THIS MONTH’S PARODY (Feb 2014) The Charge of the Light Brigade

This poem was written to memorialize a suicidal charge by light cavalry over open terrain by British forces in the Battle of Balaclava (Ukraine) in the Crimean War (1854-56). 247 men of the 637 in the charge were killed or wounded. The date of the Battle was October 25, 1854 and Tennyson wrote this famous poem in the same year.

One could hardly imagine a more bathetic use of these verses than Anon’s somewhat forced parody. The Village Choir is the Light Brigade, half a league becomes half a bar, and the brave six hundred is reflected in the hymn tune the Old One Hundredth (Anon calls it the ‘Old Hundred’), to which we sing ‘All people that on earth do dwell’, a metrical version of Psalm 100.

Half a league, half a league,
Half a league onward,
All in the valley of Death
Rode the six hundred.
`Forward, the Light Brigade!
Charge for the guns!’ he said:
Into the valley of Death
Rode the six hundred.
`Forward, the Light Brigade!’
Was there a man dismay’d?
Not tho’ the soldier knew
Some one had blunder’d:
Their’s not to make reply,
Their’s not to reason why,
Their’s but to do and die:
Into the valley of Death
Rode the six hundred.
Cannon to right of them,
Cannon to left of them,
Cannon in front of them
Volley’d and thunder’d;
Storm’d at with shot and shell,
Boldly they rode and well,
Into the jaws of Death,
Into the mouth of Hell
Rode the six hundred.
Flash’d all their sabres bare,
Flash’d as they turn’d in air
Sabring the gunners there,
Charging an army, while
All the world wonder’d:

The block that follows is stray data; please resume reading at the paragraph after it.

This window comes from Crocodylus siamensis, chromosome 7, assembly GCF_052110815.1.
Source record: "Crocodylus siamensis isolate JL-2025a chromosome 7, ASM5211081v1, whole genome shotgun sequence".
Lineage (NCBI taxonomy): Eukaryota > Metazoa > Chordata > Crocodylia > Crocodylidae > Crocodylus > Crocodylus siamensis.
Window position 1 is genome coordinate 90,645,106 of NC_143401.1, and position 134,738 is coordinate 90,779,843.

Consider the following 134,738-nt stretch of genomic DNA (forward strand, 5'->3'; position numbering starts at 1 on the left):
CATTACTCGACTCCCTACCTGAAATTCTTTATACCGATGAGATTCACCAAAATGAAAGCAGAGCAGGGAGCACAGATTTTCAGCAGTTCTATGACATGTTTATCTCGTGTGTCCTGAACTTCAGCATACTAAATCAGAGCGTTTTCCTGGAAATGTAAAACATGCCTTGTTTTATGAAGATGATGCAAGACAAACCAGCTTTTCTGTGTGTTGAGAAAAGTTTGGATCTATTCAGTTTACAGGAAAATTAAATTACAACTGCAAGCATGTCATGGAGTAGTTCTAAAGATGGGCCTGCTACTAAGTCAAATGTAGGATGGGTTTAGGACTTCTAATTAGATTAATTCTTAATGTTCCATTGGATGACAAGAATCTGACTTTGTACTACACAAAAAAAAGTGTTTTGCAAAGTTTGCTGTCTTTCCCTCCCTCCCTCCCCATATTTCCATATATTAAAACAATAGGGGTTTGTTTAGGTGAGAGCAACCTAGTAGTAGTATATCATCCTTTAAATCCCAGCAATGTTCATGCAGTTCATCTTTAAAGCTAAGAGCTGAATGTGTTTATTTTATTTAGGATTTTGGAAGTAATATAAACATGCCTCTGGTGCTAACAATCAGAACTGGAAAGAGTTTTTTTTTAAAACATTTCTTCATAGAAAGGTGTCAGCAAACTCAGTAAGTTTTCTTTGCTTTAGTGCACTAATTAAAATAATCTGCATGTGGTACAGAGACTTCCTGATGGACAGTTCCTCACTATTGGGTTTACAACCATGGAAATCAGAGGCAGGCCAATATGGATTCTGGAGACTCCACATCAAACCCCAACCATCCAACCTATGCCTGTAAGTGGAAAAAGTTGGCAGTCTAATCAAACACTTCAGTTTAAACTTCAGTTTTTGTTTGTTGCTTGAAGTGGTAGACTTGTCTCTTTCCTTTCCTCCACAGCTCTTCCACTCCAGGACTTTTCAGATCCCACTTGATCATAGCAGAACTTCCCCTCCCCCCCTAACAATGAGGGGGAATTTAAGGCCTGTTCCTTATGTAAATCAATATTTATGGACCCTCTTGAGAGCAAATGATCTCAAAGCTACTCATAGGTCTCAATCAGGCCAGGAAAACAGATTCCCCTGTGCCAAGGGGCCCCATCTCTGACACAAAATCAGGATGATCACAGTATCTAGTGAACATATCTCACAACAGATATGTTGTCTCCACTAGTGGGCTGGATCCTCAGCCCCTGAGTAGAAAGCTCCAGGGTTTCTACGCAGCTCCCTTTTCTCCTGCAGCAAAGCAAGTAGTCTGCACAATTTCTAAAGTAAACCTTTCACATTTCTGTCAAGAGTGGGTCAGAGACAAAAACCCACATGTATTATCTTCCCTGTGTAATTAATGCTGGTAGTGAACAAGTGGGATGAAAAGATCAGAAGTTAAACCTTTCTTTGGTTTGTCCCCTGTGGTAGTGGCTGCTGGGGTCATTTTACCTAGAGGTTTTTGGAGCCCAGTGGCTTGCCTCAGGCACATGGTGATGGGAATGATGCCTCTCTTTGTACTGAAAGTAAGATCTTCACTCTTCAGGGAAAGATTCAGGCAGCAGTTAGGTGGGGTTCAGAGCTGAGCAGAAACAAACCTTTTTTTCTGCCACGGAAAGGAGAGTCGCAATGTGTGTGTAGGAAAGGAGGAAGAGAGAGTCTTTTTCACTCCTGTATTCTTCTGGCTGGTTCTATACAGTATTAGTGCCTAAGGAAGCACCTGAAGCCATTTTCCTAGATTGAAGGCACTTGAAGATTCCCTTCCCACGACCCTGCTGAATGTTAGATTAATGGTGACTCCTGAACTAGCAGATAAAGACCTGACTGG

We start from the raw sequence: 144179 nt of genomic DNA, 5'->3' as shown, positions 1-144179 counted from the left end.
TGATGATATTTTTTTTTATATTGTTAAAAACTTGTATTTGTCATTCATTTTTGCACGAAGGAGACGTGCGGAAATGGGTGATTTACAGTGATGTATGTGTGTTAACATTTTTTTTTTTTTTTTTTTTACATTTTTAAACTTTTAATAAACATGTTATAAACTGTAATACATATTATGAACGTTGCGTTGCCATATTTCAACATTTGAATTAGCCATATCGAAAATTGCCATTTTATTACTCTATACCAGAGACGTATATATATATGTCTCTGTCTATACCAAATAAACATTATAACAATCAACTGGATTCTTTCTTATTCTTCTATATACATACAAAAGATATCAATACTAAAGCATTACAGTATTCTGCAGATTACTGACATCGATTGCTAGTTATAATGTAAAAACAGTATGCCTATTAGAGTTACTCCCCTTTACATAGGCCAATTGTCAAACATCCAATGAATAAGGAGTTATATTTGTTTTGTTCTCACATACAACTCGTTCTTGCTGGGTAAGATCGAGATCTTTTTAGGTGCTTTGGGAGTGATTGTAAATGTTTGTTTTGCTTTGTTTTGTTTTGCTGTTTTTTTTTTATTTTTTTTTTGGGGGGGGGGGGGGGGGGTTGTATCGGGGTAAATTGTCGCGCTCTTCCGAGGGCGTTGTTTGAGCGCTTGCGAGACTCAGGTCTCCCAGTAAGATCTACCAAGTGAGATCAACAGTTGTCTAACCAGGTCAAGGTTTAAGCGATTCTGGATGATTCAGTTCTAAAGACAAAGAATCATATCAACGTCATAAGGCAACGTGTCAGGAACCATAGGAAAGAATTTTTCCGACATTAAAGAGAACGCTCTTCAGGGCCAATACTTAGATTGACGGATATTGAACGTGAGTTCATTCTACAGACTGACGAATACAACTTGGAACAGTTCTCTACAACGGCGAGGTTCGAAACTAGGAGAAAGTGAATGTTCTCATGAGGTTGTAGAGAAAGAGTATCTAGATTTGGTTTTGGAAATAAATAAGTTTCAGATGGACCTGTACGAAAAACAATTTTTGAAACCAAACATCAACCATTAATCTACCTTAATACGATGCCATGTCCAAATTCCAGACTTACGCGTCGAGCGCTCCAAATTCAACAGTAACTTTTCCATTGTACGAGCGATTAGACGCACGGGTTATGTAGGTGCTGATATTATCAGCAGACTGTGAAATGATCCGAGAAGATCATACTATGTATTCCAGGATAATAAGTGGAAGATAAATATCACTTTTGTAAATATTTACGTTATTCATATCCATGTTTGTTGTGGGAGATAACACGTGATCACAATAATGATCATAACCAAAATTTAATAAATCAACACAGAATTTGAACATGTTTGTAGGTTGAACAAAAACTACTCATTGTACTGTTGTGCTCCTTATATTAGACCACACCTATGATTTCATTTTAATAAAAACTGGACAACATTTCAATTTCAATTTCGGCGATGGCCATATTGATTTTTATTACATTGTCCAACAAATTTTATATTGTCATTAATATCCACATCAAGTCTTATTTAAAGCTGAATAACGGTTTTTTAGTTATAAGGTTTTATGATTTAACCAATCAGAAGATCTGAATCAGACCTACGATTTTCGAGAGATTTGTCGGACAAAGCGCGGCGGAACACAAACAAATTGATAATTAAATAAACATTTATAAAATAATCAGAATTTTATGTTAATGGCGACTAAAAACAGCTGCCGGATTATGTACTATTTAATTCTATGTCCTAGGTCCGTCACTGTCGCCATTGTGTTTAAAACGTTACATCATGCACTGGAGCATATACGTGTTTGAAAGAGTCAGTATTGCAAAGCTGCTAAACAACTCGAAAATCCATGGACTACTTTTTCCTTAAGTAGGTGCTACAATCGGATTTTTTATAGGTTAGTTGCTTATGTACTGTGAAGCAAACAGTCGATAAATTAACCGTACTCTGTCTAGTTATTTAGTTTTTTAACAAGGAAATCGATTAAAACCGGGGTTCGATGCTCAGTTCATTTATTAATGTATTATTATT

Plunged in the battery-smoke
Right thro’ the line they broke;
Cossack and Russian
Reel’d from the sabre-stroke
Shatter’d and sunder’d.
Then they rode back, but not
Not the six hundred.

Cannon to right of them,
Cannon to left of them,
Cannon behind them
Volley’d and thunder’d;
Storm’d at with shot and shell,
While horse and hero fell,
They that had fought so well
Came thro’ the jaws of Death,
Back from the mouth of Hell,
All that was left of them,
Left of six hundred.
When can their glory fade?
O the wild charge they made!
All the world wonder’d.
Honour the charge they made!
Honour the Light Brigade,
Noble six hundred!

 

THE VILLAGE CHOIR

Anon.

Half a bar, half a bar,

Half a bar onward!

Into an awful ditch

Choir and precentor hitch,

Into a mess of pitch,

They led the Old Hundred.

Trebles to right of them,

Tenors to left of them,

Basses in front of them,

Bellowed and thundered.

Oh, that precentor’s look,

When the sopranos took

Their own time and hook

From the Old Hundred!

 

Screeched all the trebles here,

Boggled the tenors there,

Raising the parson’s hair,

While his mind wandered;

Theirs not to reason why

This psalm was pitched too high:

Theirs but to gasp and cry

Out the Old Hundred.

Trebles to right of them,

Tenros to left of them,

Basses in front of them,

Bellowed and thundered.

Stormed they with shout and yell,

Not wise they sang nor well,

Drowning the sexton’s bell,

While all the Church wondered.

 

Dire the precentor’s glare,

Flashed his pitchfork in the air

Sounding fresh keys to bear

Out the Old Hundred.

Swiftly he turned his back,

Reached he his hat from rack,

Then from the screaming pack,

Himself he sundered.

Tenors to right of him,

Tenors to left of him,

Discords behind him,

Bellowed and thundered.

Oh, the wild howls they wrought:

Right to the end they fought!

Some tune they sang, but not

Not the Old Hundred.

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